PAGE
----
Second High Court Hearing For Florida-Georgia Water War


WASHINGTON: The Supreme Court tried Monday to inject some mystery into its second consideration of a long-running dispute between Georgia and Florida over water that flows from the Atlanta suburbs to the Gulf of Mexico.



Invoking Agatha Christie and Arthur Conan Doyle, the justices puzzled over Florida’s claims that blame for the decimation of the state’s oyster industry lies with Georgia farmers who use too much water from the Flint river.

法官们援引阿加莎·克里斯蒂(Agatha Christie)和亚瑟·柯南·道尔(Arthur Conan Doyle)的话,对佛罗里达州声称该州牡蛎产业的毁灭应归咎于佐治亚州的农民,他们从弗林特河取水太多,感到困惑。


By the time the Flint joins with the Chattahoochee river to form the Apalachicola river at the Florida line, too little is left for Florida’s once lucrative oyster fishery.




Georgia says the fault lies with overharvesting of oysters, historic droughts and mismanagement, among other reasons.



Chief Justice John Roberts said many factors could have played a part, comparing the situation to Christie’s Murder on the Orient Express.

首席大法官约翰·罗伯茨(John Roberts)表示,许多因素可能起到了作用,他将这种情况与克里斯蒂在东方快车上的谋杀案相提并论。


A lot of things took a stab at the fishery… But you cant say that any one of those things is responsible for killing the fishery, Roberts said.



Justice Clarence Thomas gave the dispute between the two states, and their differing claims about how much water even is at issue, a title in the manner of Doyle’s tales about Holmes, “the case of the disappearing water.

法官克拉伦斯·托马斯(Clarence Thomas)给两个州之间的争端,以及他们在争议中到底有多少水的不同主张,以道尔关于福尔摩斯的故事的方式给出了一个标题,名为“消失的水的案件”。


Florida is seeking a court order forcing Georgia to limit its use of water from the Flint. When the justices first heard the dispute three years ago, Florida also was claiming that the Atlanta area’s consumption of water from the Chattahoochee river also played a big role in the reduced flows in Florida, but that claim has fallen out of the case, Gregory Garre, Florida’s lawyer, said Monday in arguments that were held via telephone because of the coronavirus pandemic.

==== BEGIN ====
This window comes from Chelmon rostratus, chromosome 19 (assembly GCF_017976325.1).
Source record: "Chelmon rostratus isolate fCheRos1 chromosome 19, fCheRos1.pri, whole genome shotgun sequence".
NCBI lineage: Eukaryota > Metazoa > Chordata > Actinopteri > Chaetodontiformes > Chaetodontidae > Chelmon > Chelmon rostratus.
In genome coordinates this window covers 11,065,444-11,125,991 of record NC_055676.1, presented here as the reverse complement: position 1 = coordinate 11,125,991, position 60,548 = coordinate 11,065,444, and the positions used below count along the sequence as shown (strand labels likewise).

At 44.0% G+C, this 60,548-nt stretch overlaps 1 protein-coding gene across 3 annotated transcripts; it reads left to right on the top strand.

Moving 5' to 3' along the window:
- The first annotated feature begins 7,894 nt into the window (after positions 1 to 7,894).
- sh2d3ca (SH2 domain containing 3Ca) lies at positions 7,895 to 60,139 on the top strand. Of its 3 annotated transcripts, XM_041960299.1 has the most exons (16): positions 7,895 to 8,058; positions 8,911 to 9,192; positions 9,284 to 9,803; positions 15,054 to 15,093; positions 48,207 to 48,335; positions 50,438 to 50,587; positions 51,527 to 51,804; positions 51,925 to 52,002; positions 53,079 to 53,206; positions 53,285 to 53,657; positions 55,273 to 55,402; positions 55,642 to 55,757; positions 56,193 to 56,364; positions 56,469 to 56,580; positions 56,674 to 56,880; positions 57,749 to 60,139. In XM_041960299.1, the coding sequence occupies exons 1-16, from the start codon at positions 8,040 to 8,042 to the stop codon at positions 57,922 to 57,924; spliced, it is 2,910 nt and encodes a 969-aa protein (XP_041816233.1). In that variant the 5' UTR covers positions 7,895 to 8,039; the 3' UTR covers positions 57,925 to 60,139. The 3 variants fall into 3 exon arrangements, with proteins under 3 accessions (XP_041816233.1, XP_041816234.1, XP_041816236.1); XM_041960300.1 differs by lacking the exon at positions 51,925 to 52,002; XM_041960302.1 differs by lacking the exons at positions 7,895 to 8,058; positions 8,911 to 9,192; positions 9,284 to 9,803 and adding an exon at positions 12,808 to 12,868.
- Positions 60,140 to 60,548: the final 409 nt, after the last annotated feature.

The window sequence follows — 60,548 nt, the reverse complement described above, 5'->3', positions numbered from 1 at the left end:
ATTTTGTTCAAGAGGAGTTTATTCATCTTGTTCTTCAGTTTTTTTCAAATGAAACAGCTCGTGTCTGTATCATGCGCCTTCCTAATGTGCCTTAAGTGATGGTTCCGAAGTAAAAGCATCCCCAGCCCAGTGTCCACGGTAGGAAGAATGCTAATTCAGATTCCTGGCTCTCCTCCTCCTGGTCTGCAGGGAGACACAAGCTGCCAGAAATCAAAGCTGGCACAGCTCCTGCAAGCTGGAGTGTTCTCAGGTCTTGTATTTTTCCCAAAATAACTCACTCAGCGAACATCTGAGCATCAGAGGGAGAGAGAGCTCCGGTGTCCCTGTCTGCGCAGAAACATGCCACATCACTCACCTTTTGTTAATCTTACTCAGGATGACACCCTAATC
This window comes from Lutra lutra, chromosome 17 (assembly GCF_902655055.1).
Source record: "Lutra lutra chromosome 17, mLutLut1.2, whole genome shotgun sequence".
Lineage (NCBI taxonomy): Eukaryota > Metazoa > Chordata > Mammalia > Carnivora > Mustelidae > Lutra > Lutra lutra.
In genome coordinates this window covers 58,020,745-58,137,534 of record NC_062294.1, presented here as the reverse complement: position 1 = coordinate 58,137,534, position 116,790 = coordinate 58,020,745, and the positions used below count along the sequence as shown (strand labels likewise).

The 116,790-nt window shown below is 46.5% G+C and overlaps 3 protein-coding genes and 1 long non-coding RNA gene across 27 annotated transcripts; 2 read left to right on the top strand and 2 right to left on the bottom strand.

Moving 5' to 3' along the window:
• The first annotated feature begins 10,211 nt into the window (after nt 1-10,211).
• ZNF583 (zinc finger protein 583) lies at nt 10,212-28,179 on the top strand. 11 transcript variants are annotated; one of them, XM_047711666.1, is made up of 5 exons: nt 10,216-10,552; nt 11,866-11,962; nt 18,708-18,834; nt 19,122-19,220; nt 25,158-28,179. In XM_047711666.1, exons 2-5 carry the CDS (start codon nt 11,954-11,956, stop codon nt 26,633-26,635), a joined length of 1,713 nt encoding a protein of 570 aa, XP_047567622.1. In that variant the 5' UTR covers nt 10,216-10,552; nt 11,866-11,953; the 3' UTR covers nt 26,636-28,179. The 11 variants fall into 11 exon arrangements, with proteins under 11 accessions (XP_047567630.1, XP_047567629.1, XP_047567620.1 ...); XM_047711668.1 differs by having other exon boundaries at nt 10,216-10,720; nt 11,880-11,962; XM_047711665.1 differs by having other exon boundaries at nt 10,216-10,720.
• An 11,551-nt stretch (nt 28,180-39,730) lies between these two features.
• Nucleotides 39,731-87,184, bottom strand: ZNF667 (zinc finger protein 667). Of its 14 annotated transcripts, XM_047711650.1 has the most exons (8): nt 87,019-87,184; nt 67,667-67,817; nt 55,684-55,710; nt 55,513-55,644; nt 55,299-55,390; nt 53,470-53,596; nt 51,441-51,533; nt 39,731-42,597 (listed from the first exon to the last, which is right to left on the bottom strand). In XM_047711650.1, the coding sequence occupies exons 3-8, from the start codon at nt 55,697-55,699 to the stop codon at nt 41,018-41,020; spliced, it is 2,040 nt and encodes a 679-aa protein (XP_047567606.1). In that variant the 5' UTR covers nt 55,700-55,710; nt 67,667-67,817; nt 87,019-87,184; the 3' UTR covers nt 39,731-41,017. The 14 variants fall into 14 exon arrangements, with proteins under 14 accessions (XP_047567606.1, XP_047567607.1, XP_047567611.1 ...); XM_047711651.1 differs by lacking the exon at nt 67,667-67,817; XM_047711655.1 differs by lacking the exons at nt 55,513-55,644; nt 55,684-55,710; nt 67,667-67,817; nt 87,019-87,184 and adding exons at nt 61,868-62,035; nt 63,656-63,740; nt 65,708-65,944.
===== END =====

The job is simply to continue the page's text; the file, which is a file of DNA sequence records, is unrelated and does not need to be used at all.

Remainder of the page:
佛罗里达州正在寻求法院命令,迫使佐治亚州限制使用弗林特河的水。佛罗里达州的律师格雷戈里·加雷(Gregory Garre)周一在电话辩论中表示,当法官们三年前首次审理这起纠纷时,佛罗里达州还声称亚特兰大地区对查塔胡奇河(Chattahoochee River)的用水量也是佛罗里达州流量减少的重要原因,但这一说法已被排除在本案之外。由于冠状病毒的流行,佛罗里达州通过电话进行了辩论。


I guess I would say in closing its hard to imagine New England without lobsters or, say, the Chesapeake without crabs, but, in effect, thats a future that Apalachicola now faces when it comes to its oysters and other species, Garre said.



Last year, the Florida Fish and Wildlife Conservation Commission voted unanimously to shut down oyster harvesting in Apalachicola Bay through the end of 2025 because of a dwindling oyster population.



Craig Primis, representing Georgia, urged the justices to end the case in his state’s favor because Florida had not conclusively proved that its northern neighbor is to blame for the problems on the Apalachicola.

代表佐治亚州的克雷格·普里米斯(Craig Primis)敦促法官们以有利于佐治亚州的方式结束此案,因为佛罗里达州尚未最终证明其北方邻国应为阿巴拉契科拉号的问题负责。


Florida’s lawsuit against Georgia was filed directly in the Supreme Court, which is mainly an appellate court but hears disputes between states. The court appointed a special master to evaluate the case, and he initially recommended that Georgia should prevail.



But three years ago, the justices voted 5-4 to give Florida another chance to prove its case.



The court appointed a new special master, who also recommended the court side with Georgia. Florida’s objections to that recommendation are at issue in the Supreme Court.



The outcome could come down to the views of the two newest justices, Brett Kavanaugh and Amy Coney Barrett, who were not yet on the court when it heard the dispute in 2018.

结果可能归结为两位最新大法官布雷特·卡瓦诺(Brett Kavanaugh)和艾米·科尼·巴雷特(Amy Coney Barrett)的观点,他们在2018年审理这场纠纷时还不在最高法院。


The justices they replaced, Anthony Kennedy and the late Ruth Bader Ginsburg, both voted with Florida.

他们取代的大法官安东尼·肯尼迪(Anthony Kennedy)和已故的露丝·巴德·金斯伯格(Ruth Bader Ginsburg)都投票支持佛罗里达州。


Kavanaugh asked similar questions of both sides that made it hard to assess how he might vote.



Barrett wondered whether Georgia could take some steps without incurring too much expense to help revive Apalachicola oysters. How do we put a price on an environmental benefit like that? she asked.



A decision is expected by late June.